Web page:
While it sounds like the film dies a slow death after this part, it doesn’t, but it doesn’t hold interest beyond a certain point, when the excitement of seeing a new take on Friday the 13th wears off.
What the film does well is certainly worth applauding. For example, I love the odes to the classics, the new take on Jason’s face without the mask (which almost made up for Jason’s flawed physical look), the love put into the film, a new angle on the series, and the cameo of Tommy Jarvis (Thom Mathews) will leave fans pretty satisfied.
For the hardcore Friday the 13th fan, this move checks a lot of boxes and will make you smile in a lot of ways, but it lacks anything else beyond nostalgia and initial excitement.
I doubt anyone who isn’t a diehard fan of the series may enjoy the film, as I see it clearly made for a specific audience.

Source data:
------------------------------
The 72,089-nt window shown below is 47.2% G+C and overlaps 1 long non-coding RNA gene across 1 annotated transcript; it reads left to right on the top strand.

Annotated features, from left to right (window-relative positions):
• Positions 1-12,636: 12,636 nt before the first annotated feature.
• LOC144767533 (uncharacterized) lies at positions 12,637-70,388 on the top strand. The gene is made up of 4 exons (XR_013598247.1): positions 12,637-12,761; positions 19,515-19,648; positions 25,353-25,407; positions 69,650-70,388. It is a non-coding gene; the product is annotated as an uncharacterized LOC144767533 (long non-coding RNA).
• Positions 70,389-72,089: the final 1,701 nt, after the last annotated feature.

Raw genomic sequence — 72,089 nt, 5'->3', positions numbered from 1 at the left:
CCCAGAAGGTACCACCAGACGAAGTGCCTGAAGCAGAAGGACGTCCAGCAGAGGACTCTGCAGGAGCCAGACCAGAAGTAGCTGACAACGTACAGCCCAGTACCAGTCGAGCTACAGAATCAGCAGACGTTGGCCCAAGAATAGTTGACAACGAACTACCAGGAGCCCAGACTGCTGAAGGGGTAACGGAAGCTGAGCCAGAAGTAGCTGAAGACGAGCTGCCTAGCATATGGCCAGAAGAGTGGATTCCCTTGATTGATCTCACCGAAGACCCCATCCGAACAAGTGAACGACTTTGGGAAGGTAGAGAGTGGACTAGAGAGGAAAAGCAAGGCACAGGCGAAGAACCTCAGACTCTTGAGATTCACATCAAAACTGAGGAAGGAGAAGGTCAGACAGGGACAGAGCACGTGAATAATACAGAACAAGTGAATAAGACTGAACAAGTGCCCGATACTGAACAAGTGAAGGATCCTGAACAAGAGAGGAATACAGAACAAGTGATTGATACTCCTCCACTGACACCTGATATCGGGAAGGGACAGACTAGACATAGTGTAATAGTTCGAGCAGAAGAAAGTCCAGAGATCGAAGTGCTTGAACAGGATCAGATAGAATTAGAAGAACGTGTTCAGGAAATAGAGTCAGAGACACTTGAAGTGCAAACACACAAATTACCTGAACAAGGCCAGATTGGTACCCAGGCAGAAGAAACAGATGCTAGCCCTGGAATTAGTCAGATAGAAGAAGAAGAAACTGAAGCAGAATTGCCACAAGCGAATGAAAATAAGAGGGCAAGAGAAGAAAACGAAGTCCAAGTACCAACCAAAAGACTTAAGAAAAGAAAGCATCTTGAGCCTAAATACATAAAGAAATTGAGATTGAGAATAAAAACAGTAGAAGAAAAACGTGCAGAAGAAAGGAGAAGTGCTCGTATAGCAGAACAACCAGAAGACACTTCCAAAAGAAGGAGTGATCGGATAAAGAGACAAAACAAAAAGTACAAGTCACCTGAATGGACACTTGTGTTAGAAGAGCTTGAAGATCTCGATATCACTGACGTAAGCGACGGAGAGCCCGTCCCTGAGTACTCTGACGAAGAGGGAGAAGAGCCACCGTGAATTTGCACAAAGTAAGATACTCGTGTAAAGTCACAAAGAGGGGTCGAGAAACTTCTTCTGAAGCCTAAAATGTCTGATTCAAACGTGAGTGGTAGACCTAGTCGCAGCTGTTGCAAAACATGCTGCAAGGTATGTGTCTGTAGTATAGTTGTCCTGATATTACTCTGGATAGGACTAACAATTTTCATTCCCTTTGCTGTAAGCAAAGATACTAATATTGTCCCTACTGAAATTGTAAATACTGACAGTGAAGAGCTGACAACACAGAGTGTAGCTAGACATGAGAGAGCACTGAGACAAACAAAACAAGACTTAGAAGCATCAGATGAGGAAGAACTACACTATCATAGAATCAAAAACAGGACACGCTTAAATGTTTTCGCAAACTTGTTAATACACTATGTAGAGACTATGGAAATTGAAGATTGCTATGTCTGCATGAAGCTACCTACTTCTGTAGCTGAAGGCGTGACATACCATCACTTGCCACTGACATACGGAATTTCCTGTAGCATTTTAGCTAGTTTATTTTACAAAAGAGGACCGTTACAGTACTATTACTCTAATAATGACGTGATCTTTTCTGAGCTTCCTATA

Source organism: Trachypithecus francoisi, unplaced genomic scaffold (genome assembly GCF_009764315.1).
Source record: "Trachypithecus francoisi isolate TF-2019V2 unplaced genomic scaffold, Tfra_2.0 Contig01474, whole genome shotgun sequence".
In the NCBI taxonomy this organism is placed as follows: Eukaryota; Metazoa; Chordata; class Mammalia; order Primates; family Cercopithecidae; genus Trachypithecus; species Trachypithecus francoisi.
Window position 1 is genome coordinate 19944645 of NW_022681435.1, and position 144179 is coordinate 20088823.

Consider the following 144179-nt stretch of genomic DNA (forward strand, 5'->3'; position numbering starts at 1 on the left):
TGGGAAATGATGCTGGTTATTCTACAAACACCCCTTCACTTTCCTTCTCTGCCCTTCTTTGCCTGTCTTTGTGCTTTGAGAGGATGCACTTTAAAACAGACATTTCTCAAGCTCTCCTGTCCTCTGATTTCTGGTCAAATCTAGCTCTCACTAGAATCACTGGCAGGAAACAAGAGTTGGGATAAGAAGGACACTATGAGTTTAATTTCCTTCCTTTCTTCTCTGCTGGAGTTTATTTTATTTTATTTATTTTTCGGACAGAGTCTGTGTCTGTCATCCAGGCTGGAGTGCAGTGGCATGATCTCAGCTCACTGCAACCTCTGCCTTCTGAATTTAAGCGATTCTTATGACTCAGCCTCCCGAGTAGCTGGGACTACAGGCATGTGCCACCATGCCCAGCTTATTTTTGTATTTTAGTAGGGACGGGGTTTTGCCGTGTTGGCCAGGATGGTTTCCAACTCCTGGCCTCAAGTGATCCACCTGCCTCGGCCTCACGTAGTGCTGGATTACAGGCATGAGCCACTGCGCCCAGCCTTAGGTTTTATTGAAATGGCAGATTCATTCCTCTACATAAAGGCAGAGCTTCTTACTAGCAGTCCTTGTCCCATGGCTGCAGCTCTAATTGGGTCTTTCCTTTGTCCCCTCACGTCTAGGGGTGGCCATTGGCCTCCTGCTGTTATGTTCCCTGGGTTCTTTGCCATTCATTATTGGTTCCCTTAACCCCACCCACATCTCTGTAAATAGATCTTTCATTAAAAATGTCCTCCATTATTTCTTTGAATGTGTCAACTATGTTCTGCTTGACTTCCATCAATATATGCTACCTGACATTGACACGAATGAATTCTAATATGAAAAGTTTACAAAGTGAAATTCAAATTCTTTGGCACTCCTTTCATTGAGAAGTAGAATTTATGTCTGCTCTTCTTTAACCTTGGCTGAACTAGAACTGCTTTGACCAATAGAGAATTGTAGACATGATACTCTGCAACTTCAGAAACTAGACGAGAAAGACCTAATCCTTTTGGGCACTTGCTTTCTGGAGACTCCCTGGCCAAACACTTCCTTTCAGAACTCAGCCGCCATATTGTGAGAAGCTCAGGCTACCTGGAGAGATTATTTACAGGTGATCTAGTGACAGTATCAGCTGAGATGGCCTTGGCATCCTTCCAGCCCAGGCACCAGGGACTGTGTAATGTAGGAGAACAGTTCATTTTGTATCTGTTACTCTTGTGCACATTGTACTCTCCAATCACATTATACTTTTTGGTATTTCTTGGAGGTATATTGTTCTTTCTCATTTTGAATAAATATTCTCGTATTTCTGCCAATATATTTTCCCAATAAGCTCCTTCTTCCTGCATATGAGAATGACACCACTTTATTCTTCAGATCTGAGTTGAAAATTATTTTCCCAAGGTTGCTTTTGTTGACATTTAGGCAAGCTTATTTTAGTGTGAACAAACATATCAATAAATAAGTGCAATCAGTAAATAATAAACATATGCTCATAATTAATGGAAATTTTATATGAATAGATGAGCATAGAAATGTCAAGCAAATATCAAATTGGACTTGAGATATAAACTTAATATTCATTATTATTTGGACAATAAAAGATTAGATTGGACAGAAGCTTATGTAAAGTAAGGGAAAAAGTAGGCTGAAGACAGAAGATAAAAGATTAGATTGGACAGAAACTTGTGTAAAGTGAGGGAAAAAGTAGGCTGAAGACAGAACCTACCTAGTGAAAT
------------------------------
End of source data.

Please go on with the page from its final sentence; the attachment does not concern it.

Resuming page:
I applaud the efforts and it can be argued that the acting was better in this film than a lot of it’s predecessors, even some of the writing.
For under an hour this film was timed beautifully, had a nice pace and took a fresh take.
Most importantly, it proved that the Friday the 13th series is indeed in demand, so, hopefully this film will help push big picture companies to green light a new film and, more importantly, put folks who actually love the franchise at the helm.
No more Platinum Dunes garbage. Give us something new, creative, and most of all, scary.
New Clip from ‘The Quake’ Shows Carnage in Action
John Andreas Andersen’s ‘The Quake’ is set to arrive in limited theaters, On Demand, iTunes and Amazon Prime Video December 14, 2018, but a new clip has surfaced to give you a glimpse into what’s in store when the movie finally drops.
According to the synopsis:
“In 1904 an earthquake with a 5.4 magnitude on the Richter scale shook Oslo. Its epicenter was in the Oslo Rift which runs directly through the Norwegian capital. There are recorded quakes from the rift on a daily basis and geologists cannot be sure, but arguments indicate that we can expect major future earthquakes in this area. When – nobody can say for certain – but we know that the density of people and infrastructure in Oslo is significantly more vulnerable today than in 1904.”